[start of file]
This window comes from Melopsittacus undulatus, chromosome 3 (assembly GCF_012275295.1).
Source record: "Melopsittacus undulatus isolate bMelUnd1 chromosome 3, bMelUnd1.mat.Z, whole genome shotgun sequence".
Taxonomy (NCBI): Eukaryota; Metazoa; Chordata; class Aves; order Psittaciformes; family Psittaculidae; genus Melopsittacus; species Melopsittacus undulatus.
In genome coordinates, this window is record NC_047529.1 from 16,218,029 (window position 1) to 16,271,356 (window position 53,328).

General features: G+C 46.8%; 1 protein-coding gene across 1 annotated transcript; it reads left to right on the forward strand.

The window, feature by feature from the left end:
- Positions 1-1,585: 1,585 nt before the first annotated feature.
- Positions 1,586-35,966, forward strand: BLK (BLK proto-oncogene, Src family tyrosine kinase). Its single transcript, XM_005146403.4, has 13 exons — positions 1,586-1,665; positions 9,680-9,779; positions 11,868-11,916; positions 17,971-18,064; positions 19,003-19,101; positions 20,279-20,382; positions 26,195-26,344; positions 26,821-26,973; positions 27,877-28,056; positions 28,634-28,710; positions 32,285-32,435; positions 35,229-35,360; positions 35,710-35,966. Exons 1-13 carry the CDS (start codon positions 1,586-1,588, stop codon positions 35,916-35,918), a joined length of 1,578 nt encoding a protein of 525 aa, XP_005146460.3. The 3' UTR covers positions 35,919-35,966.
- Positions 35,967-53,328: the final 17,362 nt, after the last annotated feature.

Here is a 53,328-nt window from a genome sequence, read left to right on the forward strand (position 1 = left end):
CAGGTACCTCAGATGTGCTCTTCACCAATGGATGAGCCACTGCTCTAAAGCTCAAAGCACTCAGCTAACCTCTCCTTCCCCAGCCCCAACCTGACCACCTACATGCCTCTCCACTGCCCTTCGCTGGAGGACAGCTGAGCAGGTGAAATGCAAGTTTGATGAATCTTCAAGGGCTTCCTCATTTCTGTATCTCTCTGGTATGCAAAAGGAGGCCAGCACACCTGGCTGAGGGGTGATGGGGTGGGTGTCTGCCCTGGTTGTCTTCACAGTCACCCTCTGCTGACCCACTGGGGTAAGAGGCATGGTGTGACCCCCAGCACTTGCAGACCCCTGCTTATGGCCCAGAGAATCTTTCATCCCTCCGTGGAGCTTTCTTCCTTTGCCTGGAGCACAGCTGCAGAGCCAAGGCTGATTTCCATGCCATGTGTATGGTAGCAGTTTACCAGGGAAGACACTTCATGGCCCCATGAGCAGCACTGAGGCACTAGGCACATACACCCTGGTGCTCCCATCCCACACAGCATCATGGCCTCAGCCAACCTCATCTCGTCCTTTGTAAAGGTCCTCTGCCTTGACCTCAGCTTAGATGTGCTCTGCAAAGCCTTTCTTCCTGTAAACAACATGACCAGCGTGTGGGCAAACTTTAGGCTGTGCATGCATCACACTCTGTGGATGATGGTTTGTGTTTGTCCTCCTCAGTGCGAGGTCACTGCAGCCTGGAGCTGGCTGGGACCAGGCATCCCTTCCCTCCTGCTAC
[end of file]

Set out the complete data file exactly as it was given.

This window comes from Melopsittacus undulatus, chromosome 3 (assembly GCF_012275295.1).
Source record: "Melopsittacus undulatus isolate bMelUnd1 chromosome 3, bMelUnd1.mat.Z, whole genome shotgun sequence".
Taxonomy (NCBI): Eukaryota; Metazoa; Chordata; class Aves; order Psittaciformes; family Psittaculidae; genus Melopsittacus; species Melopsittacus undulatus.
In genome coordinates, this window is record NC_047529.1 from 16,218,029 (window position 1) to 16,271,356 (window position 53,328).

General features: G+C 46.8%; 1 protein-coding gene across 1 annotated transcript; it reads left to right on the forward strand.

The window, feature by feature from the left end:
- Positions 1-1,585: 1,585 nt before the first annotated feature.
- Positions 1,586-35,966, forward strand: BLK (BLK proto-oncogene, Src family tyrosine kinase). Its single transcript, XM_005146403.4, has 13 exons — positions 1,586-1,665; positions 9,680-9,779; positions 11,868-11,916; positions 17,971-18,064; positions 19,003-19,101; positions 20,279-20,382; positions 26,195-26,344; positions 26,821-26,973; positions 27,877-28,056; positions 28,634-28,710; positions 32,285-32,435; positions 35,229-35,360; positions 35,710-35,966. Exons 1-13 carry the CDS (start codon positions 1,586-1,588, stop codon positions 35,916-35,918), a joined length of 1,578 nt encoding a protein of 525 aa, XP_005146460.3. The 3' UTR covers positions 35,919-35,966.
- Positions 35,967-53,328: the final 17,362 nt, after the last annotated feature.

Here is a 53,328-nt window from a genome sequence, read left to right on the forward strand (position 1 = left end):
CAGGTACCTCAGATGTGCTCTTCACCAATGGATGAGCCACTGCTCTAAAGCTCAAAGCACTCAGCTAACCTCTCCTTCCCCAGCCCCAACCTGACCACCTACATGCCTCTCCACTGCCCTTCGCTGGAGGACAGCTGAGCAGGTGAAATGCAAGTTTGATGAATCTTCAAGGGCTTCCTCATTTCTGTATCTCTCTGGTATGCAAAAGGAGGCCAGCACACCTGGCTGAGGGGTGATGGGGTGGGTGTCTGCCCTGGTTGTCTTCACAGTCACCCTCTGCTGACCCACTGGGGTAAGAGGCATGGTGTGACCCCCAGCACTTGCAGACCCCTGCTTATGGCCCAGAGAATCTTTCATCCCTCCGTGGAGCTTTCTTCCTTTGCCTGGAGCACAGCTGCAGAGCCAAGGCTGATTTCCATGCCATGTGTATGGTAGCAGTTTACCAGGGAAGACACTTCATGGCCCCATGAGCAGCACTGAGGCACTAGGCACATACACCCTGGTGCTCCCATCCCACACAGCATCATGGCCTCAGCCAACCTCATCTCGTCCTTTGTAAAGGTCCTCTGCCTTGACCTCAGCTTAGATGTGCTCTGCAAAGCCTTTCTTCCTGTAAACAACATGACCAGCGTGTGGGCAAACTTTAGGCTGTGCATGCATCACACTCTGTGGATGATGGTTTGTGTTTGTCCTCCTCAGTGCGAGGTCACTGCAGCCTGGAGCTGGCTGGGACCAGGCATCCCTTCCCTCCTGCTAC